One of the key early insights in Economics was that in any voluntary transaction, both parties are made better off. Markets aren’t zero-sum games. If Japanese are choosing to pursue non-engineering careers, it might change the composition of Japan’s economy, but that isn’t a bad thing. In fact, students’ choice of other careers is making the Japanese (as a whole) better off.

Why They are so Cute

May 16, 2008

Cute, aren't they?

Mencius, a Chinese contemporary of Aristotle, was fond of the following parable: No matter how evil a person is, the sight of a baby about to fall into a well will distress him. Mencius’ anecdote is meant to show that human beings are innately good, but it works just as well as an illustration of Darwin’s theory of natural selection. If there are some people who find babies cute, lovable, and precious, and some other people who are indifferent to the wellbeing of babies, which group is more likely to have surviving descendants? After a few generations, there wouldn’t be any indifferent people left.

In Daniel Gilbert’s Stumbling on Happiness there is an anecdote about love for children. Although most parents believe that having children made them happier, studies which periodically question parents show that marital satisfaction suffers while children are being reared, only to return to premarital levels after children leave the household. Once again, people who believe that children make a person happy are more likely to have descendants, so this belief is ingrained in our genes and/or culture.

Don’t roll your eyes at your host’s decision to display a flower pot baby coffee table book. The decision was entirely genetic.

Quality Time

May 15, 2008

Daniel Hamermesh wrote a blog yesterday about income elasticity and quality/quantity trade off.  Rich people don’t (necessarily) consume more than poor people, but they do consume better quality goods.  Hamermesh chalks this up to the fact that no matter how rich you are, there are only 24 hours in a day.  It takes at least twice as long to eat two Big Mac meals in place of one, but it takes the same amount of time to eat an arugula salad as it takes to eat one Big Mac meal.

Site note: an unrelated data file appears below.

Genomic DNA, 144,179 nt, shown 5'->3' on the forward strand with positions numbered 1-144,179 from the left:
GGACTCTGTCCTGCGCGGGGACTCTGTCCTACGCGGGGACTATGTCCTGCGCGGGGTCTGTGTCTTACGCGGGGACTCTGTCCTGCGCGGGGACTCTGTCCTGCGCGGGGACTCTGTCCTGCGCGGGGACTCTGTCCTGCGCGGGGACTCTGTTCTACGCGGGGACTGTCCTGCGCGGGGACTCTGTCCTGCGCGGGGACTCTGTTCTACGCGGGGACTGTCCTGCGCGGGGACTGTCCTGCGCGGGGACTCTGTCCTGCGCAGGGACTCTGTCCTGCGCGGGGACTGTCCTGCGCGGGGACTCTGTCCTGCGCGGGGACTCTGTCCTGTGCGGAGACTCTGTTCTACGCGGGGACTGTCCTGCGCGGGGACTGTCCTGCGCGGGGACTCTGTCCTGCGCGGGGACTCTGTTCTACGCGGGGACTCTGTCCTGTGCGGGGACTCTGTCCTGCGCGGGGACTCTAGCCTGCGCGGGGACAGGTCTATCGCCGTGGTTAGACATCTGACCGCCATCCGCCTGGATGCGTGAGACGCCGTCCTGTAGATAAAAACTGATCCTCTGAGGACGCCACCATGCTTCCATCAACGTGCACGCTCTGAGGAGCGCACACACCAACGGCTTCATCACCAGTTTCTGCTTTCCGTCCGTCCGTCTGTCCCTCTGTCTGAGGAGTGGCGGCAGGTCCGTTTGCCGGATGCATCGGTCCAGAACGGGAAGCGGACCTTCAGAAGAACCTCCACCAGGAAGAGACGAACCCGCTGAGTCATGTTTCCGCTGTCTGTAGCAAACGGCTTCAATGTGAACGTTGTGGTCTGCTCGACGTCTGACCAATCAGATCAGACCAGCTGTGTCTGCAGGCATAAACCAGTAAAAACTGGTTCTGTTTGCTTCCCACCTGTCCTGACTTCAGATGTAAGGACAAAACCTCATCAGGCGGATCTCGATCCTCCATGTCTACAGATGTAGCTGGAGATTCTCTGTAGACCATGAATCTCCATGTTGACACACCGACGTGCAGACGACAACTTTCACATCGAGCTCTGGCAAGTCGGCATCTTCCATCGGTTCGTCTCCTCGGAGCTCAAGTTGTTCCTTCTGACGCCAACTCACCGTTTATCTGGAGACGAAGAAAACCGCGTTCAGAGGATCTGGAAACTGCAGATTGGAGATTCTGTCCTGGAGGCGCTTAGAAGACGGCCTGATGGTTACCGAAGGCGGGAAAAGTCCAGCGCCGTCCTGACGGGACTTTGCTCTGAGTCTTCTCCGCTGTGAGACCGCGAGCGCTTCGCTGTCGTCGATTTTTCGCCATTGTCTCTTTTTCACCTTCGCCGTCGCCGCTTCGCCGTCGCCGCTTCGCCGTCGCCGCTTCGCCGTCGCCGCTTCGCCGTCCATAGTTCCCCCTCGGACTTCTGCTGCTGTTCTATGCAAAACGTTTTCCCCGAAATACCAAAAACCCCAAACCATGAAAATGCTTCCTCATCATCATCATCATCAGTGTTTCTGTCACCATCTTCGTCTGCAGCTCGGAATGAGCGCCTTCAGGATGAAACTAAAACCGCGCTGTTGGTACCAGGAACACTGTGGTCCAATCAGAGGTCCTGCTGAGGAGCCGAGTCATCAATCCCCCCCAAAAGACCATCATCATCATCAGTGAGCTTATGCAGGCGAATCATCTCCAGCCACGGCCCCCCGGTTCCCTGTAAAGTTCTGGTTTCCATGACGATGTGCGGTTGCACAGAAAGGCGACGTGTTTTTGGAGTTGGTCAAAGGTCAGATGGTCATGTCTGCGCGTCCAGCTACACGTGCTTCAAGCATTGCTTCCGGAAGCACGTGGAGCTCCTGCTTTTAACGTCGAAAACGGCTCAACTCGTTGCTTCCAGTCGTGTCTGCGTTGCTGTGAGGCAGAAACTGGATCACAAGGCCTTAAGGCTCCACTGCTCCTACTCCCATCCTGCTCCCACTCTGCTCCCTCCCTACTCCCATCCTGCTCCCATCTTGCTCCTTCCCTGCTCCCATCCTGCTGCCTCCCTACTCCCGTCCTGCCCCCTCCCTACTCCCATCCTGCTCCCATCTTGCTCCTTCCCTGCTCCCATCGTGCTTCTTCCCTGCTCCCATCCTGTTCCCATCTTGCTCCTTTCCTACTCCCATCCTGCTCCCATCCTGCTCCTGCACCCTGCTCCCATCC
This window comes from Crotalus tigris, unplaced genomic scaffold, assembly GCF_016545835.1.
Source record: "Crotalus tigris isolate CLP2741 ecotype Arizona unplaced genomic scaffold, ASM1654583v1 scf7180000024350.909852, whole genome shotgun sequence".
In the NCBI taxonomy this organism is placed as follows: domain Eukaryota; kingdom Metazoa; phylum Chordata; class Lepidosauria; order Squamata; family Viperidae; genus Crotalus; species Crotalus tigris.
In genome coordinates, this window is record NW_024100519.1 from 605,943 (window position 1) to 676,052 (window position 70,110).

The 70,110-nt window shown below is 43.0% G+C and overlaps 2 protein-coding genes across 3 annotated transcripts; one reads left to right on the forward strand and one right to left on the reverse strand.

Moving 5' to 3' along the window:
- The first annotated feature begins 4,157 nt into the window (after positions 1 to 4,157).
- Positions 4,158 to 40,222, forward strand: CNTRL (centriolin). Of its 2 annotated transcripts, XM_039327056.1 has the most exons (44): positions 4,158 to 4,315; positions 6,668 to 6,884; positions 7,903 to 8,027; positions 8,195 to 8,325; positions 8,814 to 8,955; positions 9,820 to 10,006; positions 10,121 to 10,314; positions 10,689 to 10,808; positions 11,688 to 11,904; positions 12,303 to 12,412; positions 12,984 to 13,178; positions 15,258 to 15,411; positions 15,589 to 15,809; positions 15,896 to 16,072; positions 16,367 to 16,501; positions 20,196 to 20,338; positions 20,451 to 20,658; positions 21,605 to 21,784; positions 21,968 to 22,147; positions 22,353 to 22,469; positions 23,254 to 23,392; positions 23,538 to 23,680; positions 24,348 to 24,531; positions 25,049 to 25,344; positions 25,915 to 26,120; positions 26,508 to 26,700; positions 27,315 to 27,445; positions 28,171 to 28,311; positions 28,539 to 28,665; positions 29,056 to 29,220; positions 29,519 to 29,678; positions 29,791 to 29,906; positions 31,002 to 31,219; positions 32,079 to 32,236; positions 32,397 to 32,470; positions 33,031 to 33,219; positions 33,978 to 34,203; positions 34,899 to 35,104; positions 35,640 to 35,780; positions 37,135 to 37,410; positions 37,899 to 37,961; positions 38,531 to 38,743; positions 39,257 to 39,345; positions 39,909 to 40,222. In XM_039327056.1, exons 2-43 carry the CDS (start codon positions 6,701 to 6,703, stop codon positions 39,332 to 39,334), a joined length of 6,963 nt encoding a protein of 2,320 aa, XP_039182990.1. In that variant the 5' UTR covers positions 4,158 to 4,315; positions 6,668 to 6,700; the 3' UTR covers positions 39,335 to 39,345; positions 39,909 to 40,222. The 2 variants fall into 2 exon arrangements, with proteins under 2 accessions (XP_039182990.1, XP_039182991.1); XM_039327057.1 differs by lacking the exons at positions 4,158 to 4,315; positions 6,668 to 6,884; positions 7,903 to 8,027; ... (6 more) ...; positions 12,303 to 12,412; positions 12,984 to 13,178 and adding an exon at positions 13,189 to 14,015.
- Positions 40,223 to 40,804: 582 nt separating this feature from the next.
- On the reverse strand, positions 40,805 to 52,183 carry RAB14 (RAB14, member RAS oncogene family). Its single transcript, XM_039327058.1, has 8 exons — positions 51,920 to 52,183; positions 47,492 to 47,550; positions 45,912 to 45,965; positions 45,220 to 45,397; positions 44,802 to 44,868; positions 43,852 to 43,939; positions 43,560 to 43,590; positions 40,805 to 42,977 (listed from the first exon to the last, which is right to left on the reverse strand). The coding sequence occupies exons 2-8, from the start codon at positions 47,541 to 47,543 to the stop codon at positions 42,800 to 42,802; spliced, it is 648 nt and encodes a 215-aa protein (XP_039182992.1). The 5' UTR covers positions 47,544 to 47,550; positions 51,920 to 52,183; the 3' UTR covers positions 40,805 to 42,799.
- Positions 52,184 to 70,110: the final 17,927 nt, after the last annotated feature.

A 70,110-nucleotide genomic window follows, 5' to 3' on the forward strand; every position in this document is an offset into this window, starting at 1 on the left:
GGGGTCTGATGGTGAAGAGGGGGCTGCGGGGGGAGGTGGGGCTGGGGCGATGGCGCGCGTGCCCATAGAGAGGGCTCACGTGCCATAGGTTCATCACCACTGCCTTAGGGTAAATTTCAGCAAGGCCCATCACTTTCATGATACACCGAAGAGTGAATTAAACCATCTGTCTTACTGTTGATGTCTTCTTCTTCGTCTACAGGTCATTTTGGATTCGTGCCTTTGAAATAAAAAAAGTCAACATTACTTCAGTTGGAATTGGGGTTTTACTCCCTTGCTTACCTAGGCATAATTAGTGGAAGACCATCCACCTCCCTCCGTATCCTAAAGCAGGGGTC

Imagine if we could buy and sell time.  Would we have long lived rich and short lived poor?  Would an extra day of rich life be pricier than an extra day of poor life? Would the ultra rich live extremely long lives?

Wait, maybe that market already exists

C-rice-es?

May 15, 2008

The recent natural disasters in Burma and China not only destroyed the food stocks of the disaster areas, they also ruined many planted fields. On top of all this, there may be a famine looming in North Korea. Will these tragedies exacerbate already high food prices?

Why not ask the people who have money on the line? Check out this summary of Powershares DB Agriculture, an ETF tracking agricultural futures markets. On May 2 and May 12, the respective dates of the Burmese and Chinese disasters, the fund was flat. It looks like the disasters weren’t enough to buck the general downward trend over the last six months. Apparently farmers worldwide are expecting bumper crops, so agricultural products are expected to become cheaper after harvest this fall.

Interpreting Large Numbers — Sichuan Earthquake Edition

May 13, 2008

The New York Times is currently reporting at least 10,000 dead in the Sichuan earthquake yesterday. The Times article on the quake contains 7,500 characters (not counting spaces). Take a look, and imagine each of the letters representing a victim of the earthquake.

I lived in Sichuan for a couple of months years ago. I hope the people I knew then are alright.